Keep feeding. There is light at the end of the tunnel.
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Foodsupport_AUS
Doris, so sorry that you have had to come back here. You did a fabulous job, but of course ED is sneaky. You know what we are going to say, as you have pretty much answered your own question. By my reading now D is now 17 so only a short time to be working on things before that 18th birthday. Of course she denies it, and in her own mind I am sure she doesn't have the same ED thoughts that she may have had two years ago. I think for many kids with AN they truly have different hunger cues from the average and are not eating enough to maintain their nutrition. Given CAMHS almost certainly offered a conservative weight for weight restoration she is probably in the unhealthy weight range for her body, ED or otherwise - hence a need to gain, and if there is resistance then again probably ED. The good news is you know what to do, and you know to ignore all that blather that it is all your fault in the first place. A classic ED line. She will get there, but sorry it has to be so hard. 
D diagnosed restrictive AN June 2010 age 13.5. Weight restored July 2012. Relapse and now clawing our way back. Treatment: multiple hospitalisations and individual and family therapy.
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doris
Tina and Foodsupport, thank you both so much for always being here with such reason xx 

Yes I believe CAMHS set her target too low and I could argue set us up to fail by doing so but we are where we are. We will turn it round. .we've done it before and with far less knowledge and a lot more resistance than we currently have. D will be 18 at the end of November so we do have a small window of opportunity, however she is not financially able to stand on her own two feet at the moment and we have a great incentive / threat in providing her with a car which gives her independence.. I believe we need to use this wisely! H is very capable of going off at the deep end and removing car full stop. She has eaten breakfast with very minimal fuss this morning.. may the next meal go the same way!!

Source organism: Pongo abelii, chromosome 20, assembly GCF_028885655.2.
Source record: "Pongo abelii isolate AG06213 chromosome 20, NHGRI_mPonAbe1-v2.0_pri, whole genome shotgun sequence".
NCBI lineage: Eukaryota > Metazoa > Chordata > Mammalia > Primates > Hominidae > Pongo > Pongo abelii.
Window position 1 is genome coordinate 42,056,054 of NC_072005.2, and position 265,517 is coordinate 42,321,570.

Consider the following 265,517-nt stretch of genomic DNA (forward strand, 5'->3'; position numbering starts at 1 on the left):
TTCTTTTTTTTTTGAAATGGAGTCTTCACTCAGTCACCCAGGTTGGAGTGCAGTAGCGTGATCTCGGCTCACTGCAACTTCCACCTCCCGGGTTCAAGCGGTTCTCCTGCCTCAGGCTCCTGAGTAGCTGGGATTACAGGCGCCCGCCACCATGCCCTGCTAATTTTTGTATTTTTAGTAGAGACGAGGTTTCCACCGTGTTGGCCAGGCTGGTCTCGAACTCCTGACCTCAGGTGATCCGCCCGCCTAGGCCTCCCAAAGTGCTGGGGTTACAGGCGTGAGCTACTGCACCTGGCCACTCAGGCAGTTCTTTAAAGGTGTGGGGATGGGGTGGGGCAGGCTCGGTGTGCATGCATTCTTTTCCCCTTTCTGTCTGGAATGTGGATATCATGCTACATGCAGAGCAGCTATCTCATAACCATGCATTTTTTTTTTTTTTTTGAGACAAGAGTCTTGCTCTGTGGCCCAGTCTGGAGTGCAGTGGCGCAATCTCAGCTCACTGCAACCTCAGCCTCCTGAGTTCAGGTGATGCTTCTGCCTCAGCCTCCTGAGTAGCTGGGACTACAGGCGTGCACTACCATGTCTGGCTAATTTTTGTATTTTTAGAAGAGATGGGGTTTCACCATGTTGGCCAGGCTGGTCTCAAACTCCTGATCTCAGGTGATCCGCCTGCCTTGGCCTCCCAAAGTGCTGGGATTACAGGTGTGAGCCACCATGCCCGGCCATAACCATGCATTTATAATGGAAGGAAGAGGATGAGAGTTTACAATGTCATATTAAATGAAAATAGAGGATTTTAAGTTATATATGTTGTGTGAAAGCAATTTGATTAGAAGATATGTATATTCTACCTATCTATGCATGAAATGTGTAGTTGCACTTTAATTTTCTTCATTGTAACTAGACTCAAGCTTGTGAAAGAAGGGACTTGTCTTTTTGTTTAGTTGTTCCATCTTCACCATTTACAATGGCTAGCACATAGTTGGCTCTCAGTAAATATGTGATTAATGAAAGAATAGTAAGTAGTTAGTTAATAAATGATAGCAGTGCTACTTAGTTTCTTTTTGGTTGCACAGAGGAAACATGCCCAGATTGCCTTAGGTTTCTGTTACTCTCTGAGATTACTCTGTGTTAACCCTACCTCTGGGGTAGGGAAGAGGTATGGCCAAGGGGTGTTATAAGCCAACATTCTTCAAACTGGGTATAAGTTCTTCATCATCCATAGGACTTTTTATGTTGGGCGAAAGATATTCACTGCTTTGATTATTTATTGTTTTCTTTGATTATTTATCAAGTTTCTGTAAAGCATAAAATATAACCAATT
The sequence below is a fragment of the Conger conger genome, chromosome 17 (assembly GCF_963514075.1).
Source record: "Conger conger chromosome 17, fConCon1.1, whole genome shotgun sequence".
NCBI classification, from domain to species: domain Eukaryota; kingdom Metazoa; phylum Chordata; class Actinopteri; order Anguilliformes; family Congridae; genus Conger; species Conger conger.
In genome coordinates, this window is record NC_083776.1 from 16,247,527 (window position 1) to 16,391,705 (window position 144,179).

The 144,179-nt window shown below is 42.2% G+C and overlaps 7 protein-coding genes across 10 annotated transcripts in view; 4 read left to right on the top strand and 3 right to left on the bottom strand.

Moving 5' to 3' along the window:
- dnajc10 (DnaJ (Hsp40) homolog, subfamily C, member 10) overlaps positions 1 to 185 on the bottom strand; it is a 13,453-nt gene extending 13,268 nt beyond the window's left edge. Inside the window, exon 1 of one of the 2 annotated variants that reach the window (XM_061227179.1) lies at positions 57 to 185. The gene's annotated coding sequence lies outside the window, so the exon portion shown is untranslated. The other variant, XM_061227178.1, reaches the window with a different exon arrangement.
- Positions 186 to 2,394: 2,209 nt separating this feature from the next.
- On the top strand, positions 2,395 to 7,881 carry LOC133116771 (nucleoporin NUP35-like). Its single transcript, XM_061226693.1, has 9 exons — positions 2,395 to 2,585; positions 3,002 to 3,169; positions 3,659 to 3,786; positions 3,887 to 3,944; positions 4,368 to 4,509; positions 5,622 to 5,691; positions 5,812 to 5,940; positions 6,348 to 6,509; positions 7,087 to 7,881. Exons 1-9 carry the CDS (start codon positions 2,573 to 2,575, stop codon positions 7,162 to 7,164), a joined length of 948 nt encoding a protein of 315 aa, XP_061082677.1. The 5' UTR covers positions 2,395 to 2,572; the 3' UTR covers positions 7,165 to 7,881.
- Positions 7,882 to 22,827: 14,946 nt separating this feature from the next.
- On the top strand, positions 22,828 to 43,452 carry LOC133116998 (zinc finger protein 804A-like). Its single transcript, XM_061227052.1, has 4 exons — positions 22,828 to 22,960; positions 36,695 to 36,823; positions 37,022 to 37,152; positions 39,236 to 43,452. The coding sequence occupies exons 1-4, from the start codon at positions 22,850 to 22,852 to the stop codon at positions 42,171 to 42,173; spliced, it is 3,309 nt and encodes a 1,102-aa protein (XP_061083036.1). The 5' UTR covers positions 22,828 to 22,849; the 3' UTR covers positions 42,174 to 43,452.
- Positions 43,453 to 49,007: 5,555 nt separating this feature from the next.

x
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kkhrd
Oh Doris, I feel for you, I really do!  My D was doing fabulously end of the school year, but started to creep down in weight at every Drs appt.  We were all so happy to have our lives back and she too just had gotten her license.  I sensed something was wrong and put a camera on her when she was supposed to be eating her lunch.  I actually saw her put her shake down the drain and basically prepare a lunch and methodically grind it up in the garbage disposal, leaving behind a dirty plate for me to see.  It was the absolute lowest feeling in the world.  In many ways it felt worse than when we were dealing head on with AN because she was being so sneaky.  Well as you can imagine we went back full boar and thankfully she wasn't resisting us.  We are back up, but as you can imagine, the new target weight give us much more of a cushion.  I too had hoped that we could put the disease behind us and never look back, but unfortunately that is not the nature of this awful AN beast.  

I hope that added weight helps your D take control of her own non ED feelings and that she can be free.  It's what I hope for all our sufferers, and my D too.  Best of luck to you!!
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tina72
doris wrote:
D will be 18 at the end of November so we do have a small window of opportunity, however she is not financially able to stand on her own two feet at the moment and we have a great incentive / threat in providing her with a car which gives her independence.. I believe we need to use this wisely!


We used that incentive too and now this car is our best friend! She loves it and she will never risk to lose it again.
We had a contract written down at age 18 with rules and incentives and what we will do for her and what she will need to do for that.
The car still runs on our name and we pay insurance. If she did not eat all meals the day before she is not allowed to drive (low blood sugar can make her cause an accident and she knows that). She knows if she relapses first thing she would lose is the car key and she does EVERYTHING to avoid that 🙂.